Factory .......... Mass produced by many workers who use automated machines to do much of the work. Not necessarily all of the work, but most of it.
     
     Bench Made... A small company or one-man operation where the knives or razors have some or all of the parts manufactured without the aid of a person behind the machine making them. Using a C n C mill is a good example  of  a piece of machinery that would put the end product in the bench made category. Milling machines, on the other hand, are permissible for use in the custom category because human coordination and actual physical manipulation is still necessary to do the work. There are several extremely talented machinists using C n C mills who carry the mantle "custom" maker even though many of the other makers bristle at giving them credit for being one. On the other hand, the C n C guys get equally testy if they are not being credited as making custom stuff. I stay out of those arguments.
      
      Handmade..... These are the folks that pound the steel using a forge, heat treat and temper their own steel and then grind everything away that doesn't look like a razor. This term has often been used interchangeably with the word custom made. The boys who forge don't always relinquish credit to those who only utilize stock removal to manufacture a blade. A handmade knife or razor is also a custom but a custom isn't always considered handmade.. These days it's also considered a two-tier process. One being the production of the billet of steel for the blade and the other tier as the actual making of the blade. Because stock removal has become so prevalent, the handmade folks have lightened their stance a bit... for the most part.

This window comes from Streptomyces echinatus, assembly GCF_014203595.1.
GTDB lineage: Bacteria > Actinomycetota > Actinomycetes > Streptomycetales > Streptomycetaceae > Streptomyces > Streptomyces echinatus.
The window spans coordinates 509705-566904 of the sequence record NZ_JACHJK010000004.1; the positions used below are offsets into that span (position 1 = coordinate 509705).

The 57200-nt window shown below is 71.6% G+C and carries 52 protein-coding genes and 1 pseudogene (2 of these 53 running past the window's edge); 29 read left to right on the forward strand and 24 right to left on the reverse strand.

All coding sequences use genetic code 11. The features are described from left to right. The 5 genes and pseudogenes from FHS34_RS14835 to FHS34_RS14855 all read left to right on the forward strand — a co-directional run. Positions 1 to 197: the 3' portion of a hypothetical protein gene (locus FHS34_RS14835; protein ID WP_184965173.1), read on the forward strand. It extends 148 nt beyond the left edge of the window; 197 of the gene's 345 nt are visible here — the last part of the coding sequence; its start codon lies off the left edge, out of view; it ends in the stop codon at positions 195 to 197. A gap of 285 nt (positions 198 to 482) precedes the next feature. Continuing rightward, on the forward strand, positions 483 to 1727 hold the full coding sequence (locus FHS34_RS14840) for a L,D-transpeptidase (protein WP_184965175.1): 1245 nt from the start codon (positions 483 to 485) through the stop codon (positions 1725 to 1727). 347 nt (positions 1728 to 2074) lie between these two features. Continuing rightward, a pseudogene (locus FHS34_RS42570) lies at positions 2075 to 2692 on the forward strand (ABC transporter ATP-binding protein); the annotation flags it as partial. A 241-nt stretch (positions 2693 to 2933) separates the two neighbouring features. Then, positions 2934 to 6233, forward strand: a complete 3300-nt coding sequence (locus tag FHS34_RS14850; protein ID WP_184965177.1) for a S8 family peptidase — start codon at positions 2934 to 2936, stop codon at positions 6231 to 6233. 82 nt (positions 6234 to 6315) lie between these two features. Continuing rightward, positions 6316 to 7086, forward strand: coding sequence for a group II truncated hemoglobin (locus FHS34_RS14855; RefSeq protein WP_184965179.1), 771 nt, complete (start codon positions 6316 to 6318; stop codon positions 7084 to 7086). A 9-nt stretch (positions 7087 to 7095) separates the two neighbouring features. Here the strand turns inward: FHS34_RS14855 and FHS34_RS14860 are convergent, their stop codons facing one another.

Custom........... These are the products made, usually by one person, utilizing tools that must be operated or guided by hand. A drill press, for instance, or a milling machine, a grinder, or a disc type sander are all good examples. There are a lot of procedures in making a custom blade that require hand sanding and fitting, fitting and refitting. Custom pieces can be similar to one another but the maker could never produce and exact copy ot the last one that came off his bench as you could by using a C n C mill. More than one person can be involved in the production of a custom blade. As an example, one person could make the blade and scales, another could engrave the steel, and a third could scrim the scales or make the sheath. These efforts are usually called collaborations. Although multiple people may be involved, they are still considered custom as long as everything is done by hand by all of them. None of these processes have a single thing to do with customer input.

A customer can definitely design an entire knife or razor and have a maker manufacture it, but that is not the defining criteria that makes it a custom piece. What he has is a special-designed or special-ordered custom.